“When in danger or in doubt, run in circles, scream and shout.”
― Herman Wouk
The autonomic nervous system (ANS) regulates our bodily functions like heart rate, breathing, digestion and stress. The ANS takes in signals from the body and the environment and responds through three different pathways. These pathways work in a particular order and respond to challenges in predictable ways.
The three pathways developed over the course of the evolution of our brains and nervous system. The oldest pathway is the dorsal vagus, which responds through immobilization (shutting down). Then there is the sympathetic nervous system which mobilises to fight or to flee. The newest pathway is the ventral vagus which responds through social engagement and connection. These three responses are adaptive and automatic responses and the organism’s attempt to protect itself in the face of danger.
The ANS is the foundation upon which our experience of living is built. It is a resource that underpins everything we think, feel and do in the world. Sometimes we avoid situations, sometimes we retreat from situations, sometimes we seek connection with people, sometimes we seek isolation.
Are you aware of these three autonomic states when they are active in your life? Perhaps you can think of times in the past where you experienced all three. When the sympathetic nervous system becomes active, we might experience emotions like fear and anxiety, anger and frustration, irritation and panic.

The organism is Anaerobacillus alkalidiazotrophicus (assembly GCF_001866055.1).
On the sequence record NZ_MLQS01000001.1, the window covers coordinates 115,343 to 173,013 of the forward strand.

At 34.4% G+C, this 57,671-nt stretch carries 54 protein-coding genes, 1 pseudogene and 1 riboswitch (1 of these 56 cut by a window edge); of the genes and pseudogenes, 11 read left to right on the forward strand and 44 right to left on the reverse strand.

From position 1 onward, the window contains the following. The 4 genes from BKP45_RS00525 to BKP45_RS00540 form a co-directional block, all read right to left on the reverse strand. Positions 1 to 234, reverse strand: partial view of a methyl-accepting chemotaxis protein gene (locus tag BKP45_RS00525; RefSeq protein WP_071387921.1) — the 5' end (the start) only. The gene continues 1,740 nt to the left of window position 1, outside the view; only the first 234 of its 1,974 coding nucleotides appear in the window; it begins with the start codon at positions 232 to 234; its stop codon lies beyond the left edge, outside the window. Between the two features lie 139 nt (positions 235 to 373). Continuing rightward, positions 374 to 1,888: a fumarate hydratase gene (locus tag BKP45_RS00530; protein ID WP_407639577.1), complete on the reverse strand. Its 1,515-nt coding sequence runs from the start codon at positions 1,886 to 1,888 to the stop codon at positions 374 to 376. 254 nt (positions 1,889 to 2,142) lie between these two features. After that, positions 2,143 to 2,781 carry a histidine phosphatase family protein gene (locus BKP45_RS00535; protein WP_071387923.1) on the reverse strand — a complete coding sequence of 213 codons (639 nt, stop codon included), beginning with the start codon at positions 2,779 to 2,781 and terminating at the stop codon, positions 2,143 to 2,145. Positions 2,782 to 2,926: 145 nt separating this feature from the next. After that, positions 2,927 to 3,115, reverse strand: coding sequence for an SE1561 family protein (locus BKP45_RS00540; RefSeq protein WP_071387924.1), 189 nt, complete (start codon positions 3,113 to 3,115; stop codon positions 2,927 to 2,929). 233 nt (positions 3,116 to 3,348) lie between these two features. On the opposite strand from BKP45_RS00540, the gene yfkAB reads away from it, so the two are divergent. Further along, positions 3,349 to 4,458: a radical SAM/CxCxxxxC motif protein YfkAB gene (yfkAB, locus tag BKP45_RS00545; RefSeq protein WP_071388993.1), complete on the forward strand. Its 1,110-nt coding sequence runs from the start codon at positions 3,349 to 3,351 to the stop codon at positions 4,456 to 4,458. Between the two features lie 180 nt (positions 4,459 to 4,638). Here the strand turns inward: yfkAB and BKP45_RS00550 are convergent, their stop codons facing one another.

However, sometimes that danger can feel like ‘too much’, or when we feel like there is a life threat present the dorsal vagus pathway can become active. In this state we can feel depressed or helpless, we might feel trapped and shut down, or feel shame and hopelessness. Our system starts to collapse and seeks to conserve energy. At an extreme we can ‘feign death’.
At other times, perhaps if we have people around us to support us, the ventral vagus becomes active. When in this state we feel safe. The parasympathetic branch of the nervous system becomes active. We feel calm and connected, curious and open, compassionate and present.
Activating the ventral vagus can help build resilience and well-being. To do this bring to mind a time when you felt a strong sense of social support. When did you feel really safe and protected, loved and cared for? Or if you can’t bring a memory to mind you can imagine a person, or a group of people who care for you, perhaps forming a circle around you, offering protection and refuge.
The aim here is to get a ‘felt sense’ of what is like to feel supported and connected with others. What happens in your body? What emotions come up? What sensations accompany this experience. Just be open and curious to what arises. Pay particular attention to any ‘resource’ experiences, for example a sense of calm, strength, or affection. See if you can stay with this experience for 10-30 seconds at a time and notice what happens.